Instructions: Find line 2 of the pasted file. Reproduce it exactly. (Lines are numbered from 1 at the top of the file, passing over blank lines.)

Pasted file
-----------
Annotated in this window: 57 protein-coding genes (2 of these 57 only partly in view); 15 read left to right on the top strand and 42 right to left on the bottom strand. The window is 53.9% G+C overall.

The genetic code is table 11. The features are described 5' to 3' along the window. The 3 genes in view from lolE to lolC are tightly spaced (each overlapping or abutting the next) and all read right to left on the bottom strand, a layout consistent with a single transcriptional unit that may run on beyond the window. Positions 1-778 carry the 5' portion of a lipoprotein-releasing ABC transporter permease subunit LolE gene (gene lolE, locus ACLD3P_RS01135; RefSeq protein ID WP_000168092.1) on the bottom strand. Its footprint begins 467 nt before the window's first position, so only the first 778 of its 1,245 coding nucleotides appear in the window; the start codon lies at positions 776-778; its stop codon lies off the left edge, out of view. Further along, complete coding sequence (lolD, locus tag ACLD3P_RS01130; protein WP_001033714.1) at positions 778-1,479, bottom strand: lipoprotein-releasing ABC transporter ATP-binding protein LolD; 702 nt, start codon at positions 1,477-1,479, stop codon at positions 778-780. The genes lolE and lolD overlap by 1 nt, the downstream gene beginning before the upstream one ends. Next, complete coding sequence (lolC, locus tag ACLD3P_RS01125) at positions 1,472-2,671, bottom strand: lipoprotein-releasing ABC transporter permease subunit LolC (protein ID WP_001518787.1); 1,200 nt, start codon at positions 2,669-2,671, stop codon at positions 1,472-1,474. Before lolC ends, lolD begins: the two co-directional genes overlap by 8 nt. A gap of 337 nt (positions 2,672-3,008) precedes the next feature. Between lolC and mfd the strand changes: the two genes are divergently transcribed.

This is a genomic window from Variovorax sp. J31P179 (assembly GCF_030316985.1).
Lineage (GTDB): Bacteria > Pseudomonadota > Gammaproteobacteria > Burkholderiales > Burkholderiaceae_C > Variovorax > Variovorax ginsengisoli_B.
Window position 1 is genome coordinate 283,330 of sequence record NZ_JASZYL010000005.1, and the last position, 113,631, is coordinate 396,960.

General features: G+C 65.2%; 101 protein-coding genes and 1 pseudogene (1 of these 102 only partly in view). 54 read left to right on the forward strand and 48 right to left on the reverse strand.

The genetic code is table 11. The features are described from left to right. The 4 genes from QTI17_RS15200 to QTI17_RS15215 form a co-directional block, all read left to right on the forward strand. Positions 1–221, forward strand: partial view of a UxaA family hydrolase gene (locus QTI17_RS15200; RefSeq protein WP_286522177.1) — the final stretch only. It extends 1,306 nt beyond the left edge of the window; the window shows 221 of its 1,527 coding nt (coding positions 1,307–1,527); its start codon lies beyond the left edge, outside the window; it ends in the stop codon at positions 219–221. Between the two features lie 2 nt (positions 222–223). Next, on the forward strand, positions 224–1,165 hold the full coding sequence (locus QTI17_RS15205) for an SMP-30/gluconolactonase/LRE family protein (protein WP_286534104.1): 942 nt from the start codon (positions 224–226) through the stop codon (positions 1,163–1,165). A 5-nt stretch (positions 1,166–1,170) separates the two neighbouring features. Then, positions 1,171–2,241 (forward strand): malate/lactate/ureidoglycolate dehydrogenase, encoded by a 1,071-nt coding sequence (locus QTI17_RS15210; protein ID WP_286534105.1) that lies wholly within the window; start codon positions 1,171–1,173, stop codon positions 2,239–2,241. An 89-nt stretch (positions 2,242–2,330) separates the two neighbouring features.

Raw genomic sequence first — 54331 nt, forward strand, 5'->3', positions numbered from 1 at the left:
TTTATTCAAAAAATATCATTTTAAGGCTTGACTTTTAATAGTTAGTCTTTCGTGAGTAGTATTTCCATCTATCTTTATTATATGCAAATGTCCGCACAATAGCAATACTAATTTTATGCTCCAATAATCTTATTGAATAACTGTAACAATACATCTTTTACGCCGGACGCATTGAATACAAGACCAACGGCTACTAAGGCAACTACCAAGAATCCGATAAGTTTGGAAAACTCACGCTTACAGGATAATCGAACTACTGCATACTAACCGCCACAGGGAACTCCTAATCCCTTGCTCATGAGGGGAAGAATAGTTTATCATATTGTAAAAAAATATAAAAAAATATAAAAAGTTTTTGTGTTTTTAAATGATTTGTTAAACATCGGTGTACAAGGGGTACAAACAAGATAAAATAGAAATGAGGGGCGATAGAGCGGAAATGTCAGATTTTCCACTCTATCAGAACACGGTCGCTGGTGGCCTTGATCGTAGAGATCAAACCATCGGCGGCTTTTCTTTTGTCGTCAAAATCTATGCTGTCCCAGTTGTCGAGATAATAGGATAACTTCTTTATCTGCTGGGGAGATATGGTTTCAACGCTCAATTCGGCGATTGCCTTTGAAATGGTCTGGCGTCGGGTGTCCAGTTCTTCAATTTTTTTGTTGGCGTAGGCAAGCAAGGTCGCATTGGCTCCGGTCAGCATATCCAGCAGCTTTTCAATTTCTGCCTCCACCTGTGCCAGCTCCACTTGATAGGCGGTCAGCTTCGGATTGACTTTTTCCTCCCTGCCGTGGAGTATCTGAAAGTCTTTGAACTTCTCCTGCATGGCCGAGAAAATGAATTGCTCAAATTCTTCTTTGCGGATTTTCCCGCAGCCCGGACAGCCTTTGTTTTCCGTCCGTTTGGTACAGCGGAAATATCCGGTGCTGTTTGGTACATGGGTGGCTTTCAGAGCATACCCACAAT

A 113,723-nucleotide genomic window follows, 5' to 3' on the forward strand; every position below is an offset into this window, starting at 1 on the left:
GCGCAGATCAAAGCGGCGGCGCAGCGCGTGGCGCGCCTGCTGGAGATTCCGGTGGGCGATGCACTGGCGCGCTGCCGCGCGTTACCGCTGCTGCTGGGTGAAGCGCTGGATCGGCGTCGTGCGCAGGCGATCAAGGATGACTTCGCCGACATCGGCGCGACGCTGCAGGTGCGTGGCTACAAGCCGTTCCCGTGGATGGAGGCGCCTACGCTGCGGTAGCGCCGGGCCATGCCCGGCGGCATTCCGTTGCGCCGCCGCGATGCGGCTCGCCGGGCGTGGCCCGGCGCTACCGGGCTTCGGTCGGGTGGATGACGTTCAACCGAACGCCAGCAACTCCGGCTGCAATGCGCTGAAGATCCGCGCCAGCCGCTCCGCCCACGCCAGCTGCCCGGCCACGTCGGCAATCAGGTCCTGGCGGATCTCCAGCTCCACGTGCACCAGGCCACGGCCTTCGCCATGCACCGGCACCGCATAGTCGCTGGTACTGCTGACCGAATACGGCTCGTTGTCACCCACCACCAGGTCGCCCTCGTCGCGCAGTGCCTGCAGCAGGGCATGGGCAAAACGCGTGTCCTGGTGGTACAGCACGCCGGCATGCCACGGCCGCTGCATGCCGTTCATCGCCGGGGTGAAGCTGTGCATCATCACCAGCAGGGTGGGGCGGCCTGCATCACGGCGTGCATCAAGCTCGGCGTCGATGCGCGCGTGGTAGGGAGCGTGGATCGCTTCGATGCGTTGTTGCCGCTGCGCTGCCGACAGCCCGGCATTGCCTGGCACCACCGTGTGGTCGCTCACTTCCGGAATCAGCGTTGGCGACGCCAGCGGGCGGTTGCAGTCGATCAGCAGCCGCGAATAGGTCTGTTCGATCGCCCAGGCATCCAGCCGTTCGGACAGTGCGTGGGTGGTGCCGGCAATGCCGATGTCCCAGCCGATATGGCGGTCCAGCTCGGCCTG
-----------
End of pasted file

The genetic code is table 11. The features are described 5' to 3' along the window. The 3 genes in view from lolE to lolC are tightly spaced (each overlapping or abutting the next) and all read right to left on the bottom strand, a layout consistent with a single transcriptional unit that may run on beyond the window. Positions 1-778 carry the 5' portion of a lipoprotein-releasing ABC transporter permease subunit LolE gene (gene lolE, locus ACLD3P_RS01135; RefSeq protein ID WP_000168092.1) on the bottom strand. Its footprint begins 467 nt before the window's first position, so only the first 778 of its 1,245 coding nucleotides appear in the window; the start codon lies at positions 776-778; its stop codon lies off the left edge, out of view. Further along, complete coding sequence (lolD, locus tag ACLD3P_RS01130; protein WP_001033714.1) at positions 778-1,479, bottom strand: lipoprotein-releasing ABC transporter ATP-binding protein LolD; 702 nt, start codon at positions 1,477-1,479, stop codon at positions 778-780. The genes lolE and lolD overlap by 1 nt, the downstream gene beginning before the upstream one ends. Next, complete coding sequence (lolC, locus tag ACLD3P_RS01125) at positions 1,472-2,671, bottom strand: lipoprotein-releasing ABC transporter permease subunit LolC (protein ID WP_001518787.1); 1,200 nt, start codon at positions 2,669-2,671, stop codon at positions 1,472-1,474. Before lolC ends, lolD begins: the two co-directional genes overlap by 8 nt. A gap of 337 nt (positions 2,672-3,008) precedes the next feature. Between lolC and mfd the strand changes: the two genes are divergently transcribed.